1,887
    I wouldn't worry about comparing the quoted phrases to reality. The phrases are recognizable as "lawyer speak." They are plugged in there: to establish that the forest service is not inviting visitors to do anything; to establish that they have no duty to maintenance; and to establish that their actions have been taken on "reasonable" grounds. All this is just laying defensive bulwarks that can be trotted out in court the first time someone drowns in the river, and survivors sue based on the removal of the bridge.

  6. #6
    Senior Member Waumbek's Avatar
    Join Date
    Oct 2004
    Location
    Avatar: "World's Windiest Place" Stamp (5/27/06)
    Posts
    1,890
    Quote Originally Posted by TCD View Post
    All this is just laying defensive bulwarks that can be trotted out in court the first time someone drowns in the river, and survivors sue based on the removal of the bridge.
    I think we just threw out the baby and saved the bath water. As if this will make the Pemi "wilderness" again.
    Sigh.

  7. #7
    Senior Member arghman's Avatar
    Join Date
    Sep 2004
    Location
    Goffstown, NH Avatar: No Once-lers or thneeds
    Posts
    1,352
    So it is what it is.

    I'd suggest expressing your views to your congresspersons in regards to the Wilderness mechanism in general.
    --Jason
    moose plates help conserve New Hampshire's natural heritage
    New book from NHNHB: The Nature of New Hampshire

  8. #8
    Senior Member Becca M's Avatar
    Join Date
    Jan 2008
    Location
    Pelham & Bristol, NH
    Posts
    871

    Thumbs down

    Why did they bother "gathering" any input whatsoever? I know, I know,... a legal requirement. Who are they serving? I thought that *we* pay the bills, why isn't our input counted?>?>>? What country are we in??
    --Becca

  9. #9
    Banned Kevin Rooney's Avatar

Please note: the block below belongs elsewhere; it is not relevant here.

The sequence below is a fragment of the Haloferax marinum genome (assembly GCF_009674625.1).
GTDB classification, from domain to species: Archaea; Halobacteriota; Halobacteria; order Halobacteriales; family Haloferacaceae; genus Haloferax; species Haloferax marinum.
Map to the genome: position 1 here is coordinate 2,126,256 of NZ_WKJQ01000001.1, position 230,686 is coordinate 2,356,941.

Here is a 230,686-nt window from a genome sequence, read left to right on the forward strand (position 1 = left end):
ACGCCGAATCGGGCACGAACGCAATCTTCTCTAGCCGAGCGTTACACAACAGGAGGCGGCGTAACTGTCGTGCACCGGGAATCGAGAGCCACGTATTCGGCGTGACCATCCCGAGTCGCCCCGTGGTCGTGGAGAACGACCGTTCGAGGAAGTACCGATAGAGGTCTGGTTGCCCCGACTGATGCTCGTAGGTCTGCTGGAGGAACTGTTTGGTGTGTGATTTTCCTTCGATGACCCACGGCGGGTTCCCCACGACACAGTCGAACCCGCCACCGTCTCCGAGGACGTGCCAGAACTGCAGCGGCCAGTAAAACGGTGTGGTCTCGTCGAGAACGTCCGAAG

Join Date
    Sep 2003
    Posts
    3,671
    In the email I rec'd from the USFS, it said, in part " Implementation of this project is scheduled to commence on 21 September, 2009."

    While the Forest Service is certainly within its rights to remove the bridge this rapidly, I question their wisdom in doing so. Typically, the implementation of a controversial plan is delayed after a final decision in order to give the political process time to play out. To disregard the political process only serves to create the impression the Forest Service is accountable to no one, and damages the perception they're being good stewards of the public lands entrusted to them.

    If the FS is concerned about the safety of the bridge, then it can block access to it, while allowing appeals of their decision thru the various regulatory and political processes. It would be in their longterm interests to delay the removal of the bridge until spring.

  10. #10
    Senior Member sardog1's Avatar
    Join Date
    Nov 2003
    Location
    If it ain't snowin' there, we ain't goin' there.
    Posts
    2,581
    Somewhere tonight Bob Marshall, Sigurd Olson, Olaus and Mardy Murie, Harvey Broome, and Howard Zahniser are all smiling. As I am.

    Kudos to District Ranger Fuller for "getting it."
    sardog1

    "Å! kjære Bymann gakk ei stjur og stiv,
    men kom her up og kjenn eit annat Liv!
    kom hit, kom hit, og ver ei daud og lat!
    kom kjenn, hot d'er, som heiter Svevn og Mat,
    og Drykk og Tørste og det heile, som
    er Liv og Helse i ein Hovedsum."

    -- Aasmund O. Vinje, "Til Fjells!"

  11. #11
    Senior Member
    Join Date
    Jan 2004
    Location
    Thornton, NH
    Posts
    2,232
    [QUOTE=MichaelJ;293270]While these statements are *technically* true I find them to be horribly naive and not in keeping with the reality of management of the public. The fact they are repeated so many times in the document simply serves to reinforce my opinion of this. Nobody forces anyone to walk out of the parking lot and into the woods, either, but we're not eliminating all the trails.QUOTE]